At Lincoln Center, as director of public programming overseeing summer programs like “Lincoln Center Out of Doors” and “Midsummer Night Swing,” Bill Bragin (along with his team) brought some of the best performances to LC’s audiences for seven years. So when the announcement of his new position as executive artistic director of the New York University’s Performing Arts Centre in Abu Dhabi came out, Bragin’s Facebook page encountered the type of online traffic that could have eminently shut down the site. As vocalist Imani Uzuri joked about at his send-off party on November 24 at (le) poisson rouge—the night’s music was a collaborative Spotify playlist Bragin invited folks to submit their favorite song to—almost every musician, programmer, arts presenter, curator and DJ in attendance had worked with Mr. Bragin in some capacity. And as co-producer of Globalfest, an annual showcase of new and emerging international artists, Bill will remain an integral part of New York City’s live arts scene. But the picture of Bilmo, his most trusted confidant, packing a suitcase? This might be the biggest upset. Bilmo, by the way, is not a puppet. Bilmo, Bill’s illusive half-brother, adorns a puppet costume in order to conceal his immortal arresting allure. He’s always been a bit shy about his good looks. More importantly, Bilmo felt we common folk would then surely pay less attention to the programmer extraordinaire we know as Bill Bragin. Which explains the reason why Bilmo sat off in the far corner of the stage atop of a bass cabinet at the send-off. But Bilmo, we see you, bro. We see you.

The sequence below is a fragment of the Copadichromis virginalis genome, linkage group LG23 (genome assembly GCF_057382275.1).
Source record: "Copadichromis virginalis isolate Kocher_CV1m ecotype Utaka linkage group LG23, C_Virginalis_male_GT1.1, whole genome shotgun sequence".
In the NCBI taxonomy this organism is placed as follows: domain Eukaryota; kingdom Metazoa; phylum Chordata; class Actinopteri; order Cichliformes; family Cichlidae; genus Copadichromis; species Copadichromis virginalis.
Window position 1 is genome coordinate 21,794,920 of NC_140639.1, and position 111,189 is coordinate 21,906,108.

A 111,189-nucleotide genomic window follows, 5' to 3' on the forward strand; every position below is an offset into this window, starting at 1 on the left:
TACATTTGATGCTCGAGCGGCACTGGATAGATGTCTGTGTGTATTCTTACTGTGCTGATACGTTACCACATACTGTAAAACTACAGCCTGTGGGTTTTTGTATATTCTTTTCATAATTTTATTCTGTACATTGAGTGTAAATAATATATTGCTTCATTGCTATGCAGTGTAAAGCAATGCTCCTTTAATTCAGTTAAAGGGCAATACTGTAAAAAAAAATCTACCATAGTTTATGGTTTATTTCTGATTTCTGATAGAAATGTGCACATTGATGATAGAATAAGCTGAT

Chris Ofili, No Woman No Cry, 1998
Chris Ofili: Night and Day, When Shadows Were Shortest @ The New Museum